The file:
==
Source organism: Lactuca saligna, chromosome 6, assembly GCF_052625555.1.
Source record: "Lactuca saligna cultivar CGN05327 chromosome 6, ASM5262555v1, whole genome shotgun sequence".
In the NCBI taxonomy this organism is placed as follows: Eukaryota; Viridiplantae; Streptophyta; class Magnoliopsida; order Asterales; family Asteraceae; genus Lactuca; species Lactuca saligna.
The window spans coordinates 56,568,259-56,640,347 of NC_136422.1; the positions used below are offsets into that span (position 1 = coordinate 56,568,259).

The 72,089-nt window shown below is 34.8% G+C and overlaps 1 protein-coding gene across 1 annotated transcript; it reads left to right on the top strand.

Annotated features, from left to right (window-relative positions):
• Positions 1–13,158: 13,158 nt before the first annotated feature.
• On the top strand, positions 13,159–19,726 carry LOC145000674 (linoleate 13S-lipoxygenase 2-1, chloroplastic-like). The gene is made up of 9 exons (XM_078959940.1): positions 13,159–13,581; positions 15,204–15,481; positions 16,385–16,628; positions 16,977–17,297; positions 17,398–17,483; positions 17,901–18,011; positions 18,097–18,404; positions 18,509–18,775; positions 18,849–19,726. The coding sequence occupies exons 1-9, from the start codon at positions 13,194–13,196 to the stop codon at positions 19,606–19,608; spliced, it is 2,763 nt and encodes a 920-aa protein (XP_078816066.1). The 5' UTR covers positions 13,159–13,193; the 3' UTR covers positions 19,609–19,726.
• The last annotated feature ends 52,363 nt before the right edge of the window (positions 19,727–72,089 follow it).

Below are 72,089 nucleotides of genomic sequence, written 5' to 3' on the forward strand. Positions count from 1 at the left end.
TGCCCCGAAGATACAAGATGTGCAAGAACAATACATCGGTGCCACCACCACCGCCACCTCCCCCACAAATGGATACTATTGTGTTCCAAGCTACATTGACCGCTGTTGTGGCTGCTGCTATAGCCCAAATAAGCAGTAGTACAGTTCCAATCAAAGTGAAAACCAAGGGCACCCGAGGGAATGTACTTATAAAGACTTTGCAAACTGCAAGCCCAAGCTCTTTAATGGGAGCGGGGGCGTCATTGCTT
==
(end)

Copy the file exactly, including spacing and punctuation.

Source organism: Lactuca saligna, chromosome 6, assembly GCF_052625555.1.
Source record: "Lactuca saligna cultivar CGN05327 chromosome 6, ASM5262555v1, whole genome shotgun sequence".
In the NCBI taxonomy this organism is placed as follows: Eukaryota; Viridiplantae; Streptophyta; class Magnoliopsida; order Asterales; family Asteraceae; genus Lactuca; species Lactuca saligna.
The window spans coordinates 56,568,259-56,640,347 of NC_136422.1; the positions used below are offsets into that span (position 1 = coordinate 56,568,259).

The 72,089-nt window shown below is 34.8% G+C and overlaps 1 protein-coding gene across 1 annotated transcript; it reads left to right on the top strand.

Annotated features, from left to right (window-relative positions):
• Positions 1–13,158: 13,158 nt before the first annotated feature.
• On the top strand, positions 13,159–19,726 carry LOC145000674 (linoleate 13S-lipoxygenase 2-1, chloroplastic-like). The gene is made up of 9 exons (XM_078959940.1): positions 13,159–13,581; positions 15,204–15,481; positions 16,385–16,628; positions 16,977–17,297; positions 17,398–17,483; positions 17,901–18,011; positions 18,097–18,404; positions 18,509–18,775; positions 18,849–19,726. The coding sequence occupies exons 1-9, from the start codon at positions 13,194–13,196 to the stop codon at positions 19,606–19,608; spliced, it is 2,763 nt and encodes a 920-aa protein (XP_078816066.1). The 5' UTR covers positions 13,159–13,193; the 3' UTR covers positions 19,609–19,726.
• The last annotated feature ends 52,363 nt before the right edge of the window (positions 19,727–72,089 follow it).

Below are 72,089 nucleotides of genomic sequence, written 5' to 3' on the forward strand. Positions count from 1 at the left end.
TGCCCCGAAGATACAAGATGTGCAAGAACAATACATCGGTGCCACCACCACCGCCACCTCCCCCACAAATGGATACTATTGTGTTCCAAGCTACATTGACCGCTGTTGTGGCTGCTGCTATAGCCCAAATAAGCAGTAGTACAGTTCCAATCAAAGTGAAAACCAAGGGCACCCGAGGGAATGTACTTATAAAGACTTTGCAAACTGCAAGCCCAAGCTCTTTAATGGGAGCGGGGGCGTCATTGCTT